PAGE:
Briggs knocks out Mercer in the seventh
Heavyweight Shannon Briggs knocked out Ray Mercer in the seventh round in Hollywood, Fla., on Friday.
HOLLYWOOD, Fla. -- Hurricane Katrina delivered a pretty good punch to South Florida, but it couldn't knock out "Heavyweight Heat" at the Seminole Hard Rock Casino's Hard Rock Live Arena. A crowd of 4,000 was on hand to witness heavyweight Shannon Briggs knocking out Ray Mercer at 0:41 of the seventh round in the main event scheduled for 10 rounds.
Briggs (43-4-1, 36 KOs) was dominating the fight against the 44-year-old Mercer (34-6-1, 25 KOs), and finally put him away in the seventh. The ending was a bit controversial, as Briggs held Mercer and hit him with two shots, and then as Mercer's head went under the rope, the Brooklyn native connected a right hand to the head that put Mercer on the canvas for the 10 count from referee Brian Garry.
"He hit me in the back of the head," Mercer said. "I want a rematch."
Briggs says he'd be happy to give Mercer another shot.
"We can do it again," Briggs said. "He thinks I fouled him. He was under the ropes, so I had to do what I had to do, but I respect him, he's a great fighter, and I'll give him a rematch."
Leading up to the fight both men had unkind words for each other and almost went at it in the final press conference this week, but after the fight Briggs was praising the former WBO champion.
"In his day he would've knocked me out," Briggs said. "We had our differences, but we settled it the right way, in the ring."
Bell retains title
IBF cruiserweight champion O'Neil Bell's right hand ended Sebastiaan Rothmann's hopes of winning a world title and pulling off the major upset, as he knocked out the challenger at 2:09 of the 11th round to retain his title.
Bell (25-1-1, 22 KOs) was badly hurt by a Rothmann (18-4-2, 12 KOs) right hand at the end of the fourth round. Bell fell into the corner as the round ended, but referee Tommy Kimmons did not count. The champion also had two points deducted in the seventh and ninth rounds for low blows.
Rothmann, from Tel Aviv, Israel, got caught with a right hand that drove him into the ropes, and as he bounced off, Bell, originally from Montego Bay, Jamaica, threw a straight right hand that landed on Rothmann's chin, sending him crashing down face first to the canvas. The Israeli would remain down for a few minutes, but left the ring under his own power.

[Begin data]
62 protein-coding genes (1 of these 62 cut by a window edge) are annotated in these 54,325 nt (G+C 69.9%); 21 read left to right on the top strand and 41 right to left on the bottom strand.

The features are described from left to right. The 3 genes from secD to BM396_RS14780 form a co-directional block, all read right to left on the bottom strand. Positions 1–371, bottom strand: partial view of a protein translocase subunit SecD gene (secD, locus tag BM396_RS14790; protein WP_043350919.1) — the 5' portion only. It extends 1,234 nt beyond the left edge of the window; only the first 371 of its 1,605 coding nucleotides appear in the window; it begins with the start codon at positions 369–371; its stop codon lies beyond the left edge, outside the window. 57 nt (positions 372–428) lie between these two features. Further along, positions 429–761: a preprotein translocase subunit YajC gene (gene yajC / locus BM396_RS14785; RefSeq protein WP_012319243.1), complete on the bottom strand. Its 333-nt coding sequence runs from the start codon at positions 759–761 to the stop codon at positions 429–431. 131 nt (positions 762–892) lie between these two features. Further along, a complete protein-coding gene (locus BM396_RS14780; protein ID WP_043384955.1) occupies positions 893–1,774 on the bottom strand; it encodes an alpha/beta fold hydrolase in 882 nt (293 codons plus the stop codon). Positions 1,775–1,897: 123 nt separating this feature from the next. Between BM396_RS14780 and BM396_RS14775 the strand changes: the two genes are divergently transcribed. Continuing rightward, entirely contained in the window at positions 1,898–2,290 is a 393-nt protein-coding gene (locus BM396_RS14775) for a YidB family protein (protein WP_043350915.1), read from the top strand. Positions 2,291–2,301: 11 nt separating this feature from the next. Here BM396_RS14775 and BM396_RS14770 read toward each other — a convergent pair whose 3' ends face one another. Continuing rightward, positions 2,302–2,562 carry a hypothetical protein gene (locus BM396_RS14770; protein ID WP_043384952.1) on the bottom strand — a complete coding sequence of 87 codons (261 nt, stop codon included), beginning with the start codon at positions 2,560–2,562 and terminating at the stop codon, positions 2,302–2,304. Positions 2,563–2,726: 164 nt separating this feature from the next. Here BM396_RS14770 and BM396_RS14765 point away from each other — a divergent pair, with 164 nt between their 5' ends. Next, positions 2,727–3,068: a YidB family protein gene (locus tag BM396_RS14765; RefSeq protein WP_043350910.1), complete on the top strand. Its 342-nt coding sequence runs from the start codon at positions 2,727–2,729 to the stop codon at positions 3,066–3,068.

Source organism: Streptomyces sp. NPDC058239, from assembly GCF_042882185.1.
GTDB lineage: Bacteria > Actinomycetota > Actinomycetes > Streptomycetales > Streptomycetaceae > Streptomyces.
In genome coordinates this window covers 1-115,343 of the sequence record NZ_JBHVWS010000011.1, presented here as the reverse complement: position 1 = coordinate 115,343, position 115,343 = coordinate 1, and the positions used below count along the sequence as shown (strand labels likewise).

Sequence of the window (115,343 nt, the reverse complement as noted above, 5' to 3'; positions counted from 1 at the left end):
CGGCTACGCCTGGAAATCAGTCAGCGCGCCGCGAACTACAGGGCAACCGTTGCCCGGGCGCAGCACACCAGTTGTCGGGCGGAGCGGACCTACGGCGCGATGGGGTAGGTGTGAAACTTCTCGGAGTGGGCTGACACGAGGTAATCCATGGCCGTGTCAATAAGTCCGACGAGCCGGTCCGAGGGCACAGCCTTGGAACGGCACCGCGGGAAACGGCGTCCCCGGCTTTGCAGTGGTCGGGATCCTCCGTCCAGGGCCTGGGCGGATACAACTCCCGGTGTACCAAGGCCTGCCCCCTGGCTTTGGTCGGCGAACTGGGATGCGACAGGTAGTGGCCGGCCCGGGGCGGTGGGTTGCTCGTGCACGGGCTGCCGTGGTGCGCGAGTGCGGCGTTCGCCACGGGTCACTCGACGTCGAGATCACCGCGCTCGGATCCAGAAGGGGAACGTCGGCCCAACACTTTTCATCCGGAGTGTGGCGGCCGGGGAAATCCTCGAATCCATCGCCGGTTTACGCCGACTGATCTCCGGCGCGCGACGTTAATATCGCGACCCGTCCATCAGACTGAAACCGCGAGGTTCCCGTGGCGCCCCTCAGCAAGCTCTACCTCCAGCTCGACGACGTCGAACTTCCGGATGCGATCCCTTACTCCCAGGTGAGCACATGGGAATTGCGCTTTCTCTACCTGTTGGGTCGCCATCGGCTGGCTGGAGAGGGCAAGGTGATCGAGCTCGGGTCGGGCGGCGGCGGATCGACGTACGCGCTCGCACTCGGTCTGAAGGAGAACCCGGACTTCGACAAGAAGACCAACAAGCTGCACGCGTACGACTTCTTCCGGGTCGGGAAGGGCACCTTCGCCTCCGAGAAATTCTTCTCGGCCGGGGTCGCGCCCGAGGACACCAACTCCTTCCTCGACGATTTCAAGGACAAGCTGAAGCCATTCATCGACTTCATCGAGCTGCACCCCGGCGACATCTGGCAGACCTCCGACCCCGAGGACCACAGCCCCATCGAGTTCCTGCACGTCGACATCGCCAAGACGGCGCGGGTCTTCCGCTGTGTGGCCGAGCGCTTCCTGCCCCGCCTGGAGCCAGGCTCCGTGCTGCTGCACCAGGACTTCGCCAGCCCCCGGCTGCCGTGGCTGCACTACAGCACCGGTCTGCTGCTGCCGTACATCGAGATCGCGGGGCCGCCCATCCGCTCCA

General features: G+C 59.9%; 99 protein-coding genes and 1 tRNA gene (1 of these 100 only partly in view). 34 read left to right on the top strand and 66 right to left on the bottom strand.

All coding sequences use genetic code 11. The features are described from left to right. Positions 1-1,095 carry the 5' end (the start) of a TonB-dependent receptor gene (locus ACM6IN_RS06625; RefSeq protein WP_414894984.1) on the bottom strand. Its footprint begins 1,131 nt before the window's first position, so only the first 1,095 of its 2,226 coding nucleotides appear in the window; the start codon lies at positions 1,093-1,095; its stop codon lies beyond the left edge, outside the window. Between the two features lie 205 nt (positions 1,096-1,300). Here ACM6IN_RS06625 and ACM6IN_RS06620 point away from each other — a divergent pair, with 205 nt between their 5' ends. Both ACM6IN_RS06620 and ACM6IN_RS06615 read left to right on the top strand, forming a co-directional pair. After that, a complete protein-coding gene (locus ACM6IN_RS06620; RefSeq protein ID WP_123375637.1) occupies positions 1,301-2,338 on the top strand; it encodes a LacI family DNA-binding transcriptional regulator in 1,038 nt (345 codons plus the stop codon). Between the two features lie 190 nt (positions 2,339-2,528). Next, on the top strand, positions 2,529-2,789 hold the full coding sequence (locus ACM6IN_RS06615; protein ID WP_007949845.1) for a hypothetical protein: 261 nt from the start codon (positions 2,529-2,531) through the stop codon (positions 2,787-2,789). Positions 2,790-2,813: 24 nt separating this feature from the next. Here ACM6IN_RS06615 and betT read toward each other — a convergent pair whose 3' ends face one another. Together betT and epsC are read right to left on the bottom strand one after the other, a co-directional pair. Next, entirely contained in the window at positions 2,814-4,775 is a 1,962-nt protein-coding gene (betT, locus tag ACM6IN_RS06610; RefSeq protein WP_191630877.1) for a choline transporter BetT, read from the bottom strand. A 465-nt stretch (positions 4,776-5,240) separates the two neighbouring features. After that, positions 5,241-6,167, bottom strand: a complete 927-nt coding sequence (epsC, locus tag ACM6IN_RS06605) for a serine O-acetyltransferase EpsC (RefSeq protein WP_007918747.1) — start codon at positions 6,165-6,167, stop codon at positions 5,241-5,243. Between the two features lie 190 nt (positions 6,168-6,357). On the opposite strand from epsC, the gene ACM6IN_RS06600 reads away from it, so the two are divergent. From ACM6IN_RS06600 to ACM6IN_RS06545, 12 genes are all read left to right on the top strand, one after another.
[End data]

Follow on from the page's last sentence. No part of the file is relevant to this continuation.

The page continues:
"I wasn't afraid of losing because I've been through this before," Bell said. "I knew I had to remain poised, and the knockout would come by itself."
At the time of the stoppage, two judges had the bout even at 94-94, while the third had Bell ahead 95-93. The champ felt that with the two points he was penalized, that he needed a knockout to win the fight.
"The point deductions motivated me," Bell said. "I had to score a knockout to win. I just had to."
After the fight, referee Kimmons and one of the other referees, Brian Garry, got into an argument after Garry, who served as timekeeper during the bout, told Kimmons he should've called a knockdown in the fourth round when Rothmann hurt Bell. The two shouted at each other, but resolved their differences.
McCline stays busy with win
Jameel McCline, from New York, had an easy time dispatching opponent Steve Pannell, Roanoke, VA, at 2:36 into round three.
McCline (32-5-3, 20) KOs) put an end to the fight early, landing a left-right combination that dropped Pannell (34-9, 28 KOs), who couldn't beat referee James Warring's count.
He also dropped Pannell in the first round with a left hook to the chin, and then again in the second with an overhand right.
The man dubbed "Big Time" was coming off consecutive losses to Chris Byrd and Calvin Brock, and hopes to get back in the heavyweight title picture.
Urango impressive in win
Junior welterweight contender Juan Urango, from Monteria, Colombia, who is ranked third by the IBF, and fifth by the WBC, inched closer to a world title shot by stopping Andre Eason, of Brooklyn, N.Y., at 2:59 of the seventh round.
Urango (16-0-1, 13 KOs) dropped Eason (15-4, 6 KOs) three times en route to victory. The first knockdown came in the third round when the southpaw Urango decked his foe with a right hook to the head. He was able to floor Eason in the following round with a left hook that he set up with two rights to the body.
The end came in the seventh, ironically Eason's best round of the fight. The Brooklyn fighter was landing uppercuts at will throughout the round until Urango landed a right uppercut of his own towards the end of the frame that knocked Eason flat on his back. He bravely got up, but referee Brian Garry stopped the fight after taking a close look at Eason's eyes.
In undercard action
Unbeaten Edison Miranda, a former middleweight prospect now campaigning as a light heavyweight, won via a six-round unanimous decision over Hilario Guzman of the Dominican Republic.
Miranda (23-0, 20 KOs) dominated the fight, landing straight rights to Guzman's head, and pulverizing left hooks to the body. Guzman (6-18-3, 1 KOs) hung in there and traded at times with the power-puncher, but Miranda earned his respect as he hurt Guzman in the final round with a right-left combination.
In the first fight of the evening, Lance "Mount" Whitaker, from Granada Hills, Calif., returned to his winning ways, stopping journeyman Louis Monaco, from Denver, at 0:30 of the third round. Whitaker (30-3-1, 25 KOs) was credited with a knockdown in the second round when he landed a right hand that sent Monaco (14-31-4, 7 KOs) reeling into the ropes.
Referee Tommy Kimmons stopped the bout in the following round after another Whitaker right snapped Monaco's head back.
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